Zimbabwe reggae artist, Buffalo Souljah, says he feels honoured to have been one of the 18 African artists selected to perform on the sidelines of last week’s U.S.-Africa Leaders Summit.
Buffalo Souljah joined his counterparts in the ‘Do Agric’ campaign being promoted by One, a non-profit organization seeking to encourage the youth to take up farming as it seeks to promote sustainable growth in Africa.
Under the campaign, showcased during the U.S.-Africa Leaders Summit, the artists will reach out to the youth as well as seek signatures for a petition calling for more money to be invested in African agriculture.
The petition will be forwarded to Africa’s heads of state and government.
“We have managed to circulate a petition on social media which has attracted over 2.1 million signatures from African youths that are interested in agriculture,” says Buffalo Souljah.
“We are going to take this petition to our various governments to help them realize the potential to grow our economies through involving the youth in agricultural programmes.”
Buffalo Souljah, whose real name is Thabani Ndlovu, says he was born in Bulawayo and grew up listening to reggae artists, in particular Bob Marley, hence his decision to name himself after one of the reggae legend’s songs – Buffalo Soldier.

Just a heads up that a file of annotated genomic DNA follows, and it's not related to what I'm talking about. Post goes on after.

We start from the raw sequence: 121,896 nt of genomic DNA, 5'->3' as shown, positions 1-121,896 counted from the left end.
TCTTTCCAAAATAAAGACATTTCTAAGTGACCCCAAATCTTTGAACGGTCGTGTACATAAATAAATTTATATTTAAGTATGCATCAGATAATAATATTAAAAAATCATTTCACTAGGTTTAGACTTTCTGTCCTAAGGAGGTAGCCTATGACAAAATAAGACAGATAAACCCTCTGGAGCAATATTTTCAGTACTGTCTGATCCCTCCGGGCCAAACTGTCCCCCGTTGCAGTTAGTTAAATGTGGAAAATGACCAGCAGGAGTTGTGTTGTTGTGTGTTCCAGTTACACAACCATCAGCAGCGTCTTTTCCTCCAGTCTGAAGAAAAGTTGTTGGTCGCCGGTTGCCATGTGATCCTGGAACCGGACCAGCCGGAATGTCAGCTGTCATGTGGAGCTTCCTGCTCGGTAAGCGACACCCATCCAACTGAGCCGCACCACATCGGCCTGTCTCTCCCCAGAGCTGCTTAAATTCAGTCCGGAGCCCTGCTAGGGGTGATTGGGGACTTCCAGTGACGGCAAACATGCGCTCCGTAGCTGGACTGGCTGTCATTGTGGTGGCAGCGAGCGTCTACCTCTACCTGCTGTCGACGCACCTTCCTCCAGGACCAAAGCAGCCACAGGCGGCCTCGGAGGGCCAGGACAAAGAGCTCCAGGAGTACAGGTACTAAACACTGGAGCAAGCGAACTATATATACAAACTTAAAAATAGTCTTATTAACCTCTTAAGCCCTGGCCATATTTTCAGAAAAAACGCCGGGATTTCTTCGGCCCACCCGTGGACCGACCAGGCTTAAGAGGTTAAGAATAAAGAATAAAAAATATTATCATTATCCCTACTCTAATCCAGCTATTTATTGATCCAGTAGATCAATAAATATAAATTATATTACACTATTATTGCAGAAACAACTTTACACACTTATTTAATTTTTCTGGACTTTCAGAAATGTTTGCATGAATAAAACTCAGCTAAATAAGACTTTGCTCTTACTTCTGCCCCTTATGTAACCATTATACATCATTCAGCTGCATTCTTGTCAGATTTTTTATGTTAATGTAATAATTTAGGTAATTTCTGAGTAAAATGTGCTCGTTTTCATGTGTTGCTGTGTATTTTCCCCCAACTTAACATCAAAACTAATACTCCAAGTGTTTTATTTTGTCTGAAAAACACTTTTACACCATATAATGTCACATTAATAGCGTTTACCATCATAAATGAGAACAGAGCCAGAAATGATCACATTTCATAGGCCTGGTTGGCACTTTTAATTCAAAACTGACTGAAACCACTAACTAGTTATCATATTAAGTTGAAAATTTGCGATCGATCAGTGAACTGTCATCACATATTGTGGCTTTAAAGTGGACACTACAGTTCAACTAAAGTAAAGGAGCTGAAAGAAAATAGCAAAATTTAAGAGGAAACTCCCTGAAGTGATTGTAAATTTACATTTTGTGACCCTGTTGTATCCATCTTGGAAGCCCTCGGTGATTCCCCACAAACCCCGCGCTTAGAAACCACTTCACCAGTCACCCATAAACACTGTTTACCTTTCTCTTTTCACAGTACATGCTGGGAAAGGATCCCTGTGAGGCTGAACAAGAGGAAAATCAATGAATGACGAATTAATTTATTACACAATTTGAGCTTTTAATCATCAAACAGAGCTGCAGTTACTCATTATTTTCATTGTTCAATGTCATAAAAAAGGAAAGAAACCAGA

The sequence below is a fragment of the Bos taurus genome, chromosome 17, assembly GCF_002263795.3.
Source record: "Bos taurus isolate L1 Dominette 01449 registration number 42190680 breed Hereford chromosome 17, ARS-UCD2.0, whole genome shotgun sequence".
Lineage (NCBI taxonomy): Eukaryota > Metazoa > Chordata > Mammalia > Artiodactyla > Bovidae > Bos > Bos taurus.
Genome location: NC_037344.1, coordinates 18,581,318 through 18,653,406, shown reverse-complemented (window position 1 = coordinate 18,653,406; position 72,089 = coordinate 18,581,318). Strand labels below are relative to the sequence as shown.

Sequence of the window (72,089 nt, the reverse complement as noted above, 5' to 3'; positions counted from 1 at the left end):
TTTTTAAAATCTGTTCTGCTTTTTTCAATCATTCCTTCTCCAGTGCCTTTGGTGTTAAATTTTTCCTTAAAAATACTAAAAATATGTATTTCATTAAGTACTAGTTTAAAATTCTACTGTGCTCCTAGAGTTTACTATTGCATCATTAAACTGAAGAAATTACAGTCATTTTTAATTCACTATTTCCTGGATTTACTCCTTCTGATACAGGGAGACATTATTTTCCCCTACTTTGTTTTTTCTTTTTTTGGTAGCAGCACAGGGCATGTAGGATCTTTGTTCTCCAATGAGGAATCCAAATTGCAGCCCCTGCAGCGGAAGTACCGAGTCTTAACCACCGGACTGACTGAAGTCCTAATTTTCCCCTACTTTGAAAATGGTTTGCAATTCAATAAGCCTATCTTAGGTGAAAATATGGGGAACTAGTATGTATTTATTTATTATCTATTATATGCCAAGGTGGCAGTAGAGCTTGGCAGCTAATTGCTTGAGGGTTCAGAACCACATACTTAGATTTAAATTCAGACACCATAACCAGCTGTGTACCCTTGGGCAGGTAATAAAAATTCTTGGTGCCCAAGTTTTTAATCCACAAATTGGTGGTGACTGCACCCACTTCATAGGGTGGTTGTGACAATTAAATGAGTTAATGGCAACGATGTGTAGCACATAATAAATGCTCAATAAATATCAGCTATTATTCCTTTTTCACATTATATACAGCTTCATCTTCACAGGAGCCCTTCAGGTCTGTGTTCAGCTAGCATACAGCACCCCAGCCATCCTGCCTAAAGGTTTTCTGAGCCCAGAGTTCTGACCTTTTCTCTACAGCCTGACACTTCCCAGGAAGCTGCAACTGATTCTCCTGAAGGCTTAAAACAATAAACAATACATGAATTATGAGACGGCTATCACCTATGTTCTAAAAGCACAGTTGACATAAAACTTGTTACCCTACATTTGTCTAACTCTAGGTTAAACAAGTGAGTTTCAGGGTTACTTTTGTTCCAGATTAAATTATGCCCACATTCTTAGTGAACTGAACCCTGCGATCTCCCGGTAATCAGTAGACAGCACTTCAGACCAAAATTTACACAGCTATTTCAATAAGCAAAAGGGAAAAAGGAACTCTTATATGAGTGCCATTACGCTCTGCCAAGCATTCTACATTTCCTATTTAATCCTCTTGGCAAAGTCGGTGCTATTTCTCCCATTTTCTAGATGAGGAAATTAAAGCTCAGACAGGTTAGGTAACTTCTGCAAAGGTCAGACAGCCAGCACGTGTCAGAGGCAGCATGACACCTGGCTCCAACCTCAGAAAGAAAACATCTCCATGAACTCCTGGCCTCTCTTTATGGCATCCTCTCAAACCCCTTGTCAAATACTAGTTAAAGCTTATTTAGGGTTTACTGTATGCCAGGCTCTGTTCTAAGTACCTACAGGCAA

He is currently based in South Africa where he says he is working on a proposal to present to the Zimbabwe government on the importance of involving the youth in agriculture.
“As African artists we are trying to make agriculture more attractive unlike how we viewed it when we were growing up,” says Buffalo Souljah.
“We thought it was too dirty and not for the younger generation but now we are trying to show the youth that it’s cool and can be a steady source of income.”
One is an international campaign and advocacy organization whose aim, among other things, is to end extreme poverty, especially in Africa.
The organization was co-founded by legendary U2 musician, Bono.
Under the “Do Agric” campaign, One says it is teaming up with African artists to increase investments in agriculture on the continent by mainly targeting and encouraging the participation of the younger generation in farming.
Buffalo Souljah says although Zimbabwe has in the past decade been parceling out land to black farmers, it is not clear how many youth, if at all, have benefited from the programme.
“Zimbabwe has had their own structures of how they did the land redistribution but we don’t really see the youth wanting to be part of it because it was almost as if it was a political movement,” he says.
“So as an artist I am trying to be a bridging gap between the youth and our government so that there are clear guidelines of what they offer the youth who want to take up farming. My aim is make the youth understand that agriculture and farming are cool.”
The participating African artists are: A.Y. (Tanzania), Dama do Bling (Mozambique), D'banj (Nigeria), Diamond (Tanzania), Dontom (Nigeria), Fally Ipupa (DRC), Femi Kuti (Nigeria), Judith Sephuma (South Africa), Juliani (Kenya), Kunle Ayo (Nigeria),Vusi Nova (South Africa), Liz Ogumbo (Kenya), Nancy G (Swaziland), Omawumi (Nigeria), Rachid Taha (Algeria), Tiken Jah Fakoly (Cote D'ivoire), Victoria Kimani (Kenya) and Wax Dey (Cameroon).